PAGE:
Acropolis of Athens
The Acropolis of Athens is a structural marvel of the antiquated world, recently discovered to also have been a flamboyantly marvelous gay bar. Situated approximately 83 kilometers to the south-west of the city of Athens, the Acropolis sits at the top of Mt. Olympus. Standing 17 stories high, rising to an elevation of 30,000 meters above the foot of the mountain, the Acropolis was the third largest gay bar in all of Athens at the time of its creation.
The Acropolis is considered the world's finest example of Methodist style architecture, and is one of one five structures in the world to contain both neolithic and mesolithic cave paintings on the interior of its foundation. The Acropolis' core structure is made of pine timber harvested from the nearby Alps. The outside walls are made of red brick reinforced with spinach and feta pockets located within each individual brick. Many visitors remark that this gives the Acropolis a uniquely pleasing odor in the oven-like temperatures of summer in Greece. The roof of the Acropolis is a single casting of solid gold, overlaid with marble, and finally covered in several sheets of cheap aluminum siding.
The interior of the Acropolis is remarkable for its stained glass floors and differential windows which are designed to create a sense of terror in visitors. There are six solid wood bars on nearly every floor, with seven on floor fifteen. These are the only structural tables in any piece of monumental architecture worldwide.
The Acropolis was constructed by Zeus in 200 BCE in response to a quarrel with his wife Hera over Zeus' newest lover at the time, the young boy Ganymede. Zeus swore to Hera that he would "do all the dudes I want, when I want!" To prove the point, Zeus commissioned both Hephaestus and Dionysus to formulate a way to attract as many homosexual men as possible from around the world throughout history. The two gods replied that the best identifiable strategy for doing so would be to construct a gay bar big enough to be seen from Germany.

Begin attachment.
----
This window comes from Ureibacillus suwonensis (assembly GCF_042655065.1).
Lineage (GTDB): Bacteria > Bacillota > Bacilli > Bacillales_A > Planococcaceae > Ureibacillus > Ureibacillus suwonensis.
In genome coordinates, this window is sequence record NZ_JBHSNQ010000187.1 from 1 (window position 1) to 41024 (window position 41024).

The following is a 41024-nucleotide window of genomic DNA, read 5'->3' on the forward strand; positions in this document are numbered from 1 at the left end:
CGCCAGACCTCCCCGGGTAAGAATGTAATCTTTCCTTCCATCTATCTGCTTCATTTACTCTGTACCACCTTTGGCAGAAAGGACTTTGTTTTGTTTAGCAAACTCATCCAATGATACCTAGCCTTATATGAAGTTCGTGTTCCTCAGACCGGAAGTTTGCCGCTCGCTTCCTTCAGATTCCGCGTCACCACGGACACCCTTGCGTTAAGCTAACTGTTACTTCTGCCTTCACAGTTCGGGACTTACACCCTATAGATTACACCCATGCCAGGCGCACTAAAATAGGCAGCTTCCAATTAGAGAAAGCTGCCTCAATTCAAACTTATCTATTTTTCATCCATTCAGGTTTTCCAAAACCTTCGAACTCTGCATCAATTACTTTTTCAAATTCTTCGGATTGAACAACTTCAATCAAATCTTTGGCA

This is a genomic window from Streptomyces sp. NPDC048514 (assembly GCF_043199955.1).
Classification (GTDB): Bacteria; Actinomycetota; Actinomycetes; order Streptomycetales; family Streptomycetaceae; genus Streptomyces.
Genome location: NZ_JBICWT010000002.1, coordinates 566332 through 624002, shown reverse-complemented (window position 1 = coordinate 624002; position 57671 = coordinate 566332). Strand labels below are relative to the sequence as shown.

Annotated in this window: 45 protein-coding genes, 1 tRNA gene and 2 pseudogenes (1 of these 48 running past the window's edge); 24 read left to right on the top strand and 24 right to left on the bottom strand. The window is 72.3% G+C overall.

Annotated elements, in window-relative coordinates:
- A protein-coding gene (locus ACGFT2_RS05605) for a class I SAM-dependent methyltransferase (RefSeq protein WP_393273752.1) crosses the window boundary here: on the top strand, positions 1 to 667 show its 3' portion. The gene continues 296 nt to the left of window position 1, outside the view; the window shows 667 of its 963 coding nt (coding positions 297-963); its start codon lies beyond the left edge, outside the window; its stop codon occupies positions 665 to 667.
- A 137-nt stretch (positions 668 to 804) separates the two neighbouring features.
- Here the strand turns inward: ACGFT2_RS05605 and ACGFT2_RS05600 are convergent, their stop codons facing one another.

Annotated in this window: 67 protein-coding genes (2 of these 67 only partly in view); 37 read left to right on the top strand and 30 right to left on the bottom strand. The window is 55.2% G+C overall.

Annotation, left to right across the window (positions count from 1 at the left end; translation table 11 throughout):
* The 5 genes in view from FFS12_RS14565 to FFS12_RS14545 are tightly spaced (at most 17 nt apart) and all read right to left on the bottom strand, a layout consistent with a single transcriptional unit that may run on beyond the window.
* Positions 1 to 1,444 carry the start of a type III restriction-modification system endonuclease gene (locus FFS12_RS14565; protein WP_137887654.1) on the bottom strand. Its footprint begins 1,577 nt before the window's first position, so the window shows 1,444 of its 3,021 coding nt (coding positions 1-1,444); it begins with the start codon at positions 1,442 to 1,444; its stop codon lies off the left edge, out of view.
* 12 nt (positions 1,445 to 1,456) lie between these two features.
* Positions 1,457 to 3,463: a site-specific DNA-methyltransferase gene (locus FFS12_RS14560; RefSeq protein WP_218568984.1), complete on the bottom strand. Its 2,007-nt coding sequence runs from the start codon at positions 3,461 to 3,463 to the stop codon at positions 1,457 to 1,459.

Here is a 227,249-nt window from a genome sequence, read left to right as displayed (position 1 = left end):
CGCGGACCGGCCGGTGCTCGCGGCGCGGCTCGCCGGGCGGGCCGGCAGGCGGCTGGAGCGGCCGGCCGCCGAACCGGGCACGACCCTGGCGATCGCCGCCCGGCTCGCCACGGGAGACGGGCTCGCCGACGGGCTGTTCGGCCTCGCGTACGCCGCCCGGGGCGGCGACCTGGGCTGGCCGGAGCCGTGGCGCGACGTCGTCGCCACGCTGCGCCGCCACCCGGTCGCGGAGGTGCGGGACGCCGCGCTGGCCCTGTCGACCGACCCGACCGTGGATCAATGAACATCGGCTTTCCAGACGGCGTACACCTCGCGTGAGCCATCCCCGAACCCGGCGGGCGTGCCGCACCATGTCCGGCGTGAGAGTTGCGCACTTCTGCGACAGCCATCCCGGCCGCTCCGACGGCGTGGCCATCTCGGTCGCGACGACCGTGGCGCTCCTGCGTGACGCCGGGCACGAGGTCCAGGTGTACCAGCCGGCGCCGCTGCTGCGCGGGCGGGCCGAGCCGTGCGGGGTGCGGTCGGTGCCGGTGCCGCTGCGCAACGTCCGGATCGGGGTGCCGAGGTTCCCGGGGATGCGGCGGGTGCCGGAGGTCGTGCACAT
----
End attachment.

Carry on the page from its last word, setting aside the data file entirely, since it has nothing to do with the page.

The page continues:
The Acropolis was constructed in a single day. Scholars have determined that the structure would have required the labor of approximately 15 million slaves in order to complete it on time. Some speculate that Zeus' aggressive policy of continually raping many of the slaves may have slowed the construction somewhat, thus necessitating even more man-power.
In 1981 the Acropolis was briefly converted to a vegetarian restaurant in response to complaints from local authorities that the club was making too much noise. Shortly thereafter, however, the wrath of the gods descended upon Athens, and Greek officials were forced to convert the Acropolis back to its original use.
The Acropolis Today
Today the Acropolis is a major center of pilgrimage for practitioners of two of the world's largest religions: homosexuality and ancient Greek polytheism. The structure is open to pilgrims during the daytime hours. The Acropolis' famous techno-beat is turned down to a lower level during these time periods so that pilgrims may worship either Zeus or gay Zeus more peacefully. Each evening the solemn ritual of the rainbow fireworks is begun, in which the High Gay Priest illuminates the sky to announce the commencement of the nightly rituals of male flirtation and idol-worship.
The Acropolis is a UNESCO designated world-heritage site, noted for its religious, cultural, homosexual and historical significance.